Since these goals are an acknowledgment by the school that there are challenge areas for our children, accommodations can be built around them.  This is where we can help our kids deal with everyday problems, such as those late turn-ins.

Accommodations examples:

  • Flexible Scheduling – may have extra time to complete tests/quizzes if needed
  • Flexible Setting – may take tests/quizzes in a quiet, small group setting if needed.
  • Increased time to turn in assignments as needed

and so on.

But to make all of these things happen, and in fact to bring the IEP into existence, a meeting must be put together that includes parent/s and school officials.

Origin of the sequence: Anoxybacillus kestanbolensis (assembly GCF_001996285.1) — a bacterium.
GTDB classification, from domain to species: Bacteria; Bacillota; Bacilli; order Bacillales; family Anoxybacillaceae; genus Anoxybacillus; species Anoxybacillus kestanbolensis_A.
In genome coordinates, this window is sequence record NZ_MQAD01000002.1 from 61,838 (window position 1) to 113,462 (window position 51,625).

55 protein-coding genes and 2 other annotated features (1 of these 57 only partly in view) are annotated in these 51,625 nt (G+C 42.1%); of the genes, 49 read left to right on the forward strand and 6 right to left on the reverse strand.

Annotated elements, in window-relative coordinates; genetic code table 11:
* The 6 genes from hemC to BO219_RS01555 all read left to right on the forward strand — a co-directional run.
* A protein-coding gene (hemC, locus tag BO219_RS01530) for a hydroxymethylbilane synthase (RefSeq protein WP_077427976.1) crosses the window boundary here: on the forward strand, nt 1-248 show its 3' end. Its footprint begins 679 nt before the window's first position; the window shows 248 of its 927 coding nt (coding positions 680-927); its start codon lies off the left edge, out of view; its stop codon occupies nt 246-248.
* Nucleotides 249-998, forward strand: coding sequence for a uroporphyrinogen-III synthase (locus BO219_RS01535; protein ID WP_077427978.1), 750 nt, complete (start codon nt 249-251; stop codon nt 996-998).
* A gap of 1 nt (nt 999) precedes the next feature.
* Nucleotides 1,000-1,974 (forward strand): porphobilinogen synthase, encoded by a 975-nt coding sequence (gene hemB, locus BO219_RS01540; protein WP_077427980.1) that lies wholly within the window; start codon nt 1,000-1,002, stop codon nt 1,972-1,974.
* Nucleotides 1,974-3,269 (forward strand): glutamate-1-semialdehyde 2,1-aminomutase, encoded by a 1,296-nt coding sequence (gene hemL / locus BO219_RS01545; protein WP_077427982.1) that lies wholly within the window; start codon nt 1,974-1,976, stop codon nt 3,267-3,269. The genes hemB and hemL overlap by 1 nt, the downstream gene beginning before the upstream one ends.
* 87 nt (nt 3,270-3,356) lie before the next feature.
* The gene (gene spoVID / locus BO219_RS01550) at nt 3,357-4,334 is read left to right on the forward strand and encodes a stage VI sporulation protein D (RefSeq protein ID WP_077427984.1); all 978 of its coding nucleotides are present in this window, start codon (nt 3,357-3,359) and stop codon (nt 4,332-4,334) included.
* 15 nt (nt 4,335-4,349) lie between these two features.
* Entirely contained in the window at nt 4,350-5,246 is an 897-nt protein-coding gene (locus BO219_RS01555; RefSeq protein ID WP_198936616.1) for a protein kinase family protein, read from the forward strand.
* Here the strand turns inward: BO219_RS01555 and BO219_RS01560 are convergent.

This is a source of great anxiety for most of us.  Myself included.  After all, the Meeting can be a friendly gathering of like minds, or a clash of misunderstandings.  My single best piece of advice would be to bring a guest (you are entitled to bring one if you like, or even have one available to answer the phone), as stated in IEP Meetings.

If your IEP contains a particularly well-worded accommodation or goal, please share it with us.  Our kids have a lot of the same issues in common, and your experience may help someone else out there.

Related Posts:

IEP Meetings

Before Diagnosis

Letters To Schools

Volunteering At The School

Snapshot Brochures For Teachers

About aspergerfamily3

Living in an Asperger's World, surrounded by a love of learning, interesting people, and daily challenges.
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2 Responses to It’s IEP Time Again

  1. Wendela says: